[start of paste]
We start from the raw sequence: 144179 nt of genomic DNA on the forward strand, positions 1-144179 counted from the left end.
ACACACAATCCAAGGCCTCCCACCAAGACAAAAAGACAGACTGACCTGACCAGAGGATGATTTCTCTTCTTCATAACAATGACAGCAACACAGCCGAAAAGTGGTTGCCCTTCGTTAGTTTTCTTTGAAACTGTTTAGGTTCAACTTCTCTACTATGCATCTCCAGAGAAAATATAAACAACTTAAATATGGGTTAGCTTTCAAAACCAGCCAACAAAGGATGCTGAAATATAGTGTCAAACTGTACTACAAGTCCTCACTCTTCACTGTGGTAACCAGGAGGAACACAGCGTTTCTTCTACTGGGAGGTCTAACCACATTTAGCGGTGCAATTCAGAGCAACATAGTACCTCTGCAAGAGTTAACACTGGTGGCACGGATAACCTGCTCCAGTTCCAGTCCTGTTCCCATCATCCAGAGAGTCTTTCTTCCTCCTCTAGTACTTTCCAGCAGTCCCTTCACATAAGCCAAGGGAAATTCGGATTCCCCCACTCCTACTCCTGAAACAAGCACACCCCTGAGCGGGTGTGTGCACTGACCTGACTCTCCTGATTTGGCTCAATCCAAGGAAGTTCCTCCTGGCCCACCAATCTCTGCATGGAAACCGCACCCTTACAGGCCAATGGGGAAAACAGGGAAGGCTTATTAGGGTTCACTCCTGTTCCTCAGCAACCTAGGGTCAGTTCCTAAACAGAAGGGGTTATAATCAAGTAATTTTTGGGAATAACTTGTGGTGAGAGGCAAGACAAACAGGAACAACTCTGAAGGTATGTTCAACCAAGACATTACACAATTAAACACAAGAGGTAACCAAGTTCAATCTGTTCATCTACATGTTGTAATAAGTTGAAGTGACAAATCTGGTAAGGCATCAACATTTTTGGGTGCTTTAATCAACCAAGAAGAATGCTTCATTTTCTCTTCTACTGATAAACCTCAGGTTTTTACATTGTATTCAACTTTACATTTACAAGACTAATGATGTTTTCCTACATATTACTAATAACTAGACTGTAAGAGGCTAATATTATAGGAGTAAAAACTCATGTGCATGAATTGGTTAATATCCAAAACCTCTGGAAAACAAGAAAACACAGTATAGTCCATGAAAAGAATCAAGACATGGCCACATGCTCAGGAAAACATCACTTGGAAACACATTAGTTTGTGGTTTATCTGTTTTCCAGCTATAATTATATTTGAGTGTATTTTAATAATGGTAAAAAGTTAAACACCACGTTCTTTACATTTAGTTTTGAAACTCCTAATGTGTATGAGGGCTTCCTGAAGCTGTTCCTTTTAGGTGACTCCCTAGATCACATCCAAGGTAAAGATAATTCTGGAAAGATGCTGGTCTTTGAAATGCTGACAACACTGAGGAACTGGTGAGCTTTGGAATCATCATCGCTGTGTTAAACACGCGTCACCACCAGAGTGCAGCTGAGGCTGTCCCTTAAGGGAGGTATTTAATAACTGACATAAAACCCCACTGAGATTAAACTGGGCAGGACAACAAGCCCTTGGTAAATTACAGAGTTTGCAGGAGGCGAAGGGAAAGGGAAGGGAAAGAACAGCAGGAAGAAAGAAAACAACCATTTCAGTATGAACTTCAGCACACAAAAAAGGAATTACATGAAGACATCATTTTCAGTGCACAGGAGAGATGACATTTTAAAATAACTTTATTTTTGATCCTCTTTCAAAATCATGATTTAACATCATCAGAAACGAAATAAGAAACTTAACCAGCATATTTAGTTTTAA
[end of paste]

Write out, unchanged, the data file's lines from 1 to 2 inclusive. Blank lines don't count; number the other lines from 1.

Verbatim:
We start from the raw sequence: 144179 nt of genomic DNA on the forward strand, positions 1-144179 counted from the left end.
ACACACAATCCAAGGCCTCCCACCAAGACAAAAAGACAGACTGACCTGACCAGAGGATGATTTCTCTTCTTCATAACAATGACAGCAACACAGCCGAAAAGTGGTTGCCCTTCGTTAGTTTTCTTTGAAACTGTTTAGGTTCAACTTCTCTACTATGCATCTCCAGAGAAAATATAAACAACTTAAATATGGGTTAGCTTTCAAAACCAGCCAACAAAGGATGCTGAAATATAGTGTCAAACTGTACTACAAGTCCTCACTCTTCACTGTGGTAACCAGGAGGAACACAGCGTTTCTTCTACTGGGAGGTCTAACCACATTTAGCGGTGCAATTCAGAGCAACATAGTACCTCTGCAAGAGTTAACACTGGTGGCACGGATAACCTGCTCCAGTTCCAGTCCTGTTCCCATCATCCAGAGAGTCTTTCTTCCTCCTCTAGTACTTTCCAGCAGTCCCTTCACATAAGCCAAGGGAAATTCGGATTCCCCCACTCCTACTCCTGAAACAAGCACACCCCTGAGCGGGTGTGTGCACTGACCTGACTCTCCTGATTTGGCTCAATCCAAGGAAGTTCCTCCTGGCCCACCAATCTCTGCATGGAAACCGCACCCTTACAGGCCAATGGGGAAAACAGGGAAGGCTTATTAGGGTTCACTCCTGTTCCTCAGCAACCTAGGGTCAGTTCCTAAACAGAAGGGGTTATAATCAAGTAATTTTTGGGAATAACTTGTGGTGAGAGGCAAGACAAACAGGAACAACTCTGAAGGTATGTTCAACCAAGACATTACACAATTAAACACAAGAGGTAACCAAGTTCAATCTGTTCATCTACATGTTGTAATAAGTTGAAGTGACAAATCTGGTAAGGCATCAACATTTTTGGGTGCTTTAATCAACCAAGAAGAATGCTTCATTTTCTCTTCTACTGATAAACCTCAGGTTTTTACATTGTATTCAACTTTACATTTACAAGACTAATGATGTTTTCCTACATATTACTAATAACTAGACTGTAAGAGGCTAATATTATAGGAGTAAAAACTCATGTGCATGAATTGGTTAATATCCAAAACCTCTGGAAAACAAGAAAACACAGTATAGTCCATGAAAAGAATCAAGACATGGCCACATGCTCAGGAAAACATCACTTGGAAACACATTAGTTTGTGGTTTATCTGTTTTCCAGCTATAATTATATTTGAGTGTATTTTAATAATGGTAAAAAGTTAAACACCACGTTCTTTACATTTAGTTTTGAAACTCCTAATGTGTATGAGGGCTTCCTGAAGCTGTTCCTTTTAGGTGACTCCCTAGATCACATCCAAGGTAAAGATAATTCTGGAAAGATGCTGGTCTTTGAAATGCTGACAACACTGAGGAACTGGTGAGCTTTGGAATCATCATCGCTGTGTTAAACACGCGTCACCACCAGAGTGCAGCTGAGGCTGTCCCTTAAGGGAGGTATTTAATAACTGACATAAAACCCCACTGAGATTAAACTGGGCAGGACAACAAGCCCTTGGTAAATTACAGAGTTTGCAGGAGGCGAAGGGAAAGGGAAGGGAAAGAACAGCAGGAAGAAAGAAAACAACCATTTCAGTATGAACTTCAGCACACAAAAAAGGAATTACATGAAGACATCATTTTCAGTGCACAGGAGAGATGACATTTTAAAATAACTTTATTTTTGATCCTCTTTCAAAATCATGATTTAACATCATCAGAAACGAAATAAGAAACTTAACCAGCATATTTAGTTTTAA